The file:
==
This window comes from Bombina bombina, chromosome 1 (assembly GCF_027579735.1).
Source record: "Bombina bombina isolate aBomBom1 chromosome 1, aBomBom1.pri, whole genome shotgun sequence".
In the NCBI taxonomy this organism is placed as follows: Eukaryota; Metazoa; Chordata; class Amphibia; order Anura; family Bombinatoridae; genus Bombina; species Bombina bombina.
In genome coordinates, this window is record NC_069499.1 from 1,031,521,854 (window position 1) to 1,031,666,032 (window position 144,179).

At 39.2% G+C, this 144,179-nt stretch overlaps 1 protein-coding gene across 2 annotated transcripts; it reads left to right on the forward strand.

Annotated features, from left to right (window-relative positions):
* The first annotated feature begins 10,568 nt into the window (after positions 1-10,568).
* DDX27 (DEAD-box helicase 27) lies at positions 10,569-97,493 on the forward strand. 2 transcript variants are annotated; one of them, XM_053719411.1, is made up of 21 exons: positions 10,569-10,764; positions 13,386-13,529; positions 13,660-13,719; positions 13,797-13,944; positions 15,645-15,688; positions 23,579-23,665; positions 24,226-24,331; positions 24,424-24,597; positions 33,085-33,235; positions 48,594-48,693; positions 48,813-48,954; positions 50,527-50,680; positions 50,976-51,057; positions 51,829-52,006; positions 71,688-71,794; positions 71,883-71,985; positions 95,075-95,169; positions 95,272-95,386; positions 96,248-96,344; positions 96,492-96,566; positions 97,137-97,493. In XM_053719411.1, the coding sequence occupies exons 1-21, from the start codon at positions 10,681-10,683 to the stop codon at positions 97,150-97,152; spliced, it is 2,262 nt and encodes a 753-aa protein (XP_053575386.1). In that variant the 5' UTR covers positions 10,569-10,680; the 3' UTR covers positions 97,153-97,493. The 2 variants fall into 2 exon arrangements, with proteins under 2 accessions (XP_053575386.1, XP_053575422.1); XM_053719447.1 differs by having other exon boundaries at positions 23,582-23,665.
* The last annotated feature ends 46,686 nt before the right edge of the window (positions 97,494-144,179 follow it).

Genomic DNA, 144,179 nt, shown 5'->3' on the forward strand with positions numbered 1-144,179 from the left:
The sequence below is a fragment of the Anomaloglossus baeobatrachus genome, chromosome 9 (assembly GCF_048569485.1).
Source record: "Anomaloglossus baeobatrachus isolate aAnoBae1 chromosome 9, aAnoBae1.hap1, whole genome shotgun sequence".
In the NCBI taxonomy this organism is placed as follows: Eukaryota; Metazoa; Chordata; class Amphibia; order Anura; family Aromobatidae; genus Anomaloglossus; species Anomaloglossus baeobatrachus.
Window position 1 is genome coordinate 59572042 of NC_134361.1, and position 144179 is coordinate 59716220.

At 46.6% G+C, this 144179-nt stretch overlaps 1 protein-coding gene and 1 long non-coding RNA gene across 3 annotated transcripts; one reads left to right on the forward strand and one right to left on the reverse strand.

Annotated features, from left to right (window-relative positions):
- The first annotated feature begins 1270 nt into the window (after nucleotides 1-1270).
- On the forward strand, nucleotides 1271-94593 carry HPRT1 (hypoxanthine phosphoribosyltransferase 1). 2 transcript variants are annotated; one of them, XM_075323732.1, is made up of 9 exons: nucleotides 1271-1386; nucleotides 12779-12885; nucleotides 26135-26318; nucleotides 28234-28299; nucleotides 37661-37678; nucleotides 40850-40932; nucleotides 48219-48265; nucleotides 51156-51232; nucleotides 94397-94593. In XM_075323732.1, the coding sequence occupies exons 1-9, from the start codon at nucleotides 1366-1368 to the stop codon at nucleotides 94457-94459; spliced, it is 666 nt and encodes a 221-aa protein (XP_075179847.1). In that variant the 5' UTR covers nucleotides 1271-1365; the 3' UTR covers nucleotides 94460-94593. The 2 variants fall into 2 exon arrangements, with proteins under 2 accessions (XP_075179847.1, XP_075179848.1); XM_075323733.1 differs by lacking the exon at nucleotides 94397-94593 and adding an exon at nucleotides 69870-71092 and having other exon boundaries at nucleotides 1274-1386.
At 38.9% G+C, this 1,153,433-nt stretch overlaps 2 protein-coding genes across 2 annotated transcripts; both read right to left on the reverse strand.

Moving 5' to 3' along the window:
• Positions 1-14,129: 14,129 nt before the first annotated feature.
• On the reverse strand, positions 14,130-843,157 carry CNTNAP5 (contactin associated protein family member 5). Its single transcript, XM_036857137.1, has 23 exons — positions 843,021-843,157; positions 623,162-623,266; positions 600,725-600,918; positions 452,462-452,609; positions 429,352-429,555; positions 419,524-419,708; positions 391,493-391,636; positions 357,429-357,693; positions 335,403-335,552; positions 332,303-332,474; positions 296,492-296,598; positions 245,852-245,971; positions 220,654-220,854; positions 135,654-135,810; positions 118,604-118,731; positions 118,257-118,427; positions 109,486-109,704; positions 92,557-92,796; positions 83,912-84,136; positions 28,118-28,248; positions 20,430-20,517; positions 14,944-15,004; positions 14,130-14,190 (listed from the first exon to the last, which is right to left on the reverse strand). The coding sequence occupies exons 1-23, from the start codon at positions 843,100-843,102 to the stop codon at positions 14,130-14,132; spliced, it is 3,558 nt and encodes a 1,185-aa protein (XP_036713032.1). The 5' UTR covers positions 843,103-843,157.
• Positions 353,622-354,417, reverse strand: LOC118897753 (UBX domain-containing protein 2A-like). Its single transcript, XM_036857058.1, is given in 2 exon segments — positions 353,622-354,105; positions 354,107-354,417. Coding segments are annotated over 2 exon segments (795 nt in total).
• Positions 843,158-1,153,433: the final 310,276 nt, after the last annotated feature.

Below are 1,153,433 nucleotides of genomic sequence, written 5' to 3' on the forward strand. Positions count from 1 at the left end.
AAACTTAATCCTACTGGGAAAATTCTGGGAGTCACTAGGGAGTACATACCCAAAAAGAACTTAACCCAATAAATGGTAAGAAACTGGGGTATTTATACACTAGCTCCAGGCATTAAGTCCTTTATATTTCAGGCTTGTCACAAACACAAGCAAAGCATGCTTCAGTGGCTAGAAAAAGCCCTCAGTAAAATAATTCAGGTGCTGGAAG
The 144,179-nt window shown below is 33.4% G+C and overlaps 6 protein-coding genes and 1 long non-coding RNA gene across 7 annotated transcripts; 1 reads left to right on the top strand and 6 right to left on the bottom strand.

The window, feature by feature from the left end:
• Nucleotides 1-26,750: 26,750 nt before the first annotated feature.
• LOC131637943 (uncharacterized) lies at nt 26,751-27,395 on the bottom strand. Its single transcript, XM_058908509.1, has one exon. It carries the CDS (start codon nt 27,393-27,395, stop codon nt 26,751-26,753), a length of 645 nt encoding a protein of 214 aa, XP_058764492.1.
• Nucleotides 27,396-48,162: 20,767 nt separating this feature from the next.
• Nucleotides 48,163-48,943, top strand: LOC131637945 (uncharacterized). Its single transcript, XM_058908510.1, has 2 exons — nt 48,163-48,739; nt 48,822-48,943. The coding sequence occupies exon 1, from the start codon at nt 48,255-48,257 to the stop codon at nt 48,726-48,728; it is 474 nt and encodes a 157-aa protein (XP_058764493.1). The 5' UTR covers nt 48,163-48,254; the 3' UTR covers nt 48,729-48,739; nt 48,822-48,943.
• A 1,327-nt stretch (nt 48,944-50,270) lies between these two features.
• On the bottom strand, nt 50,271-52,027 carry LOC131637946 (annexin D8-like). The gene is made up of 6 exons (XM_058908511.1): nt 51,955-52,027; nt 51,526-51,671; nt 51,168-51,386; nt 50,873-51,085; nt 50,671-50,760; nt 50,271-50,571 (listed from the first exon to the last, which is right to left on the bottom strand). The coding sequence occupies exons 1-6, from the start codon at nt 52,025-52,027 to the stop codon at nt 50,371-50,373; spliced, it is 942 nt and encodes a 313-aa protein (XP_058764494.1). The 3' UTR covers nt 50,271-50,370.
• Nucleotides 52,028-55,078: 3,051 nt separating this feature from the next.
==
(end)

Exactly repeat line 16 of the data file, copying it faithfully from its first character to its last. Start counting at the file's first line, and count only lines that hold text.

Annotated features, from left to right (window-relative positions):